And there was a point in time before the modern metropolis where you had people who had rural lifestyles, where they were stuck in one place and they had nowhere that they could go. So those people didn’t really have their own individual identity.
But then, when you had the advent of the modern city, people could go to a metropolis and be completely anonymous and be nobody. You could walk around NYC, and nobody has any idea who you are or what you’re about. But once you invite them into your home, that’s your chance to show somebody exactly who you are.
And the way that that is done at the very beginning was that you collected things from where you went. It’s why, if you look at anything up there on the shelf, there’s a reason why I have each of those things. They represent something. If you were to walk around my house, somebody would pick up pretty quickly where I’m from, and what music I’m into, what I find interesting, and what I’ve collected from around the world, and that’s really how my house is, you know, laid out.
Do you have a favorite city that you visited in your lifetime?
My favorite city in Europe is Copenhagen. My favorite city in the US is Chicago.
Why those two cities?
Because every single architectural and city planning element is there, you have waterways, bridges, all those things. They’re all organized. And they’re all beautiful as well. And they’re all intentionally designed. Whereas New York feels like it happened on accident. You go to Chicago, and every time you hit a corner, it’s so very intentional, very clearly designed, you know? And Copenhagen, I don’t think I’ve ever taken a taxi in Copenhagen. I’ve always either had a bike or one of those electric scooters. You can literally get anywhere in Copenhagen you need.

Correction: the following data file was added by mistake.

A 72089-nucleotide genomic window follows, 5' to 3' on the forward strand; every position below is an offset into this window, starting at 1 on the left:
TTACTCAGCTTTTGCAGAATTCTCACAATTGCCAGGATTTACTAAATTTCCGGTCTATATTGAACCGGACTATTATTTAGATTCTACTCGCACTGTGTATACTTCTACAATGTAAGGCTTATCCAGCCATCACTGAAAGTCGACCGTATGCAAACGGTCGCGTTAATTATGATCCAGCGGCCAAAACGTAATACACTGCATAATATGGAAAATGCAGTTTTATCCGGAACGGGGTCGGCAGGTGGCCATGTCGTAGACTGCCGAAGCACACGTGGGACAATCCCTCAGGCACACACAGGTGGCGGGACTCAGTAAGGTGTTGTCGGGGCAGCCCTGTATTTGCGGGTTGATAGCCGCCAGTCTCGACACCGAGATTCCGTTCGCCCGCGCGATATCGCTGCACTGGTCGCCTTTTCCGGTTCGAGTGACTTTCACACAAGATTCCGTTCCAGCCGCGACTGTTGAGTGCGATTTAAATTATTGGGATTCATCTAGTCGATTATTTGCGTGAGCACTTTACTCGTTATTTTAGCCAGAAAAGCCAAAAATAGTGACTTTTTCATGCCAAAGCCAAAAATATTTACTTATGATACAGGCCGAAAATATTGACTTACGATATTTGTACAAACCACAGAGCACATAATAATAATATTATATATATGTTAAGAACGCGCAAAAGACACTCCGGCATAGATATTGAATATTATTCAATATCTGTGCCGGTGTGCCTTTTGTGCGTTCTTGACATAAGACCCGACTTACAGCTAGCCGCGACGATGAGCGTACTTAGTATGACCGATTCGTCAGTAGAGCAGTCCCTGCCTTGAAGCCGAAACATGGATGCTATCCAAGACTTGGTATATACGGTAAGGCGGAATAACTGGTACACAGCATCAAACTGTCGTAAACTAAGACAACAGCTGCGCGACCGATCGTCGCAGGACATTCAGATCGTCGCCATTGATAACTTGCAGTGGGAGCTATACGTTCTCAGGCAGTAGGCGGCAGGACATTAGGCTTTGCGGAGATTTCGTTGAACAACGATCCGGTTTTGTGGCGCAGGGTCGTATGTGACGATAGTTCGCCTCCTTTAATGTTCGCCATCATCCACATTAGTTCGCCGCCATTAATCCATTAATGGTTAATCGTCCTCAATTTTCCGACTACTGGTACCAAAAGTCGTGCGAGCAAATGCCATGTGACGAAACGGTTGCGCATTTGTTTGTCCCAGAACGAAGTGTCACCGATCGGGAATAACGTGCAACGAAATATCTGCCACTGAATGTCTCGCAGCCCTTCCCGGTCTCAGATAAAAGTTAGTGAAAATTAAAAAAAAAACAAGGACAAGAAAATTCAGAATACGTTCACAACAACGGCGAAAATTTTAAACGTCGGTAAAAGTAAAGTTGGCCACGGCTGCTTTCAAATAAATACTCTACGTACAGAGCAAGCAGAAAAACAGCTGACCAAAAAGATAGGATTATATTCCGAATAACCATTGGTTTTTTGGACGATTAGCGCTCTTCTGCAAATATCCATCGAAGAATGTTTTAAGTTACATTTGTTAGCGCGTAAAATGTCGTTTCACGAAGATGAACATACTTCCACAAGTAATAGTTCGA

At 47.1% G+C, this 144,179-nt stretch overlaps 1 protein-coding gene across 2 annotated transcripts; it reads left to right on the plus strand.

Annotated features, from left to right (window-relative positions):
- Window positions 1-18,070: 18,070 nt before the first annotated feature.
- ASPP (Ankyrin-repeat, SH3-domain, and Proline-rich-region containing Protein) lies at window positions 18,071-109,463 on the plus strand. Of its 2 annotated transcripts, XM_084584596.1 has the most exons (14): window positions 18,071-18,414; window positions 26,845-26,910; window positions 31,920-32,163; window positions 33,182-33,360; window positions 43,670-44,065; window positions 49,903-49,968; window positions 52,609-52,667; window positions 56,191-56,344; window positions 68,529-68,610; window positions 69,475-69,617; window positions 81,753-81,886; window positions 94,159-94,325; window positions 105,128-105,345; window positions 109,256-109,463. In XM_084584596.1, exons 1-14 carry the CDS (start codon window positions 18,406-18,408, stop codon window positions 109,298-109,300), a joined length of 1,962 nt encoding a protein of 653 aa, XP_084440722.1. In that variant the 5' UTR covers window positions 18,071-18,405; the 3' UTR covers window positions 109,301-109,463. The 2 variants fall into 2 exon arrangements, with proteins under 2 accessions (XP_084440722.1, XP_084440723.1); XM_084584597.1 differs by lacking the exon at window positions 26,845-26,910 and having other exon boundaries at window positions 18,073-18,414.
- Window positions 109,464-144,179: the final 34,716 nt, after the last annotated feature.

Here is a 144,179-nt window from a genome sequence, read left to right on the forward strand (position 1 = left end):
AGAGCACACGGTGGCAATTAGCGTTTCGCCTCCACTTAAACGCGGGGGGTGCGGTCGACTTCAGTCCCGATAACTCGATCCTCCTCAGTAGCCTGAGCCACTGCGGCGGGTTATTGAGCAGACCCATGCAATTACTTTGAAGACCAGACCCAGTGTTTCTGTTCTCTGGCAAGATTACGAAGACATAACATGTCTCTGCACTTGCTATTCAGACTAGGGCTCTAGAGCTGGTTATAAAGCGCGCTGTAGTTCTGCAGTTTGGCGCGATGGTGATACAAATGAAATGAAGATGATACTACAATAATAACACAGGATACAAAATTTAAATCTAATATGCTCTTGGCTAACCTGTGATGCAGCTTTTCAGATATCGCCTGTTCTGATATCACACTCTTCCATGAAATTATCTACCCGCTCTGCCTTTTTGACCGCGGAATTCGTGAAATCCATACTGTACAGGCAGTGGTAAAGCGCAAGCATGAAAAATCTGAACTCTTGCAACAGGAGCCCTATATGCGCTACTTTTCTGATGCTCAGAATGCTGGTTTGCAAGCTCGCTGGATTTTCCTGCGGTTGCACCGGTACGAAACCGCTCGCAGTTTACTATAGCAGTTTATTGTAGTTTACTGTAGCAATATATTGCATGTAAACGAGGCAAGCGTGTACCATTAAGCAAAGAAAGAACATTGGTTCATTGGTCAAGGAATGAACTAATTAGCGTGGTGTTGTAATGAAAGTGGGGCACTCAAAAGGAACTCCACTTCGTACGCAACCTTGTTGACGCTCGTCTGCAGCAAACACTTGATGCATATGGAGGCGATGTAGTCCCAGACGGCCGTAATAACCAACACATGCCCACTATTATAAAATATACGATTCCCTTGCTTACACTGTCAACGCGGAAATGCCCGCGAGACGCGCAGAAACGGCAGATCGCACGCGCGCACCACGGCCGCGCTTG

Is there anything today that you look to for inspiration?
Anything that I create will have an element of nature, spirituality, and music within it. It’s that basic. I’m always listening to music while at work, or I’m making music while at work. I’ve planted myself in a place where when I look out the window, all I see is trees and sky. I take frequent walks, and I can see the stars at night. So it really is nature and music. Also, my spirituality plays a big part in it. I read every morning, and it all kind of seeps into my work.
Any particular music that you prefer while working? Lyrics, no lyrics? Or is it just kind of how you’re feeling for the day?
It changes based on what I’m working on. When I had a lot of time, I would make music with every project. So, the first thing I would do is think about the feeling that I’m trying to create, and then I’d go to my records. I have a crate that I keep next to my desk, and I would start pulling out the records that I knew I had that feeling on them.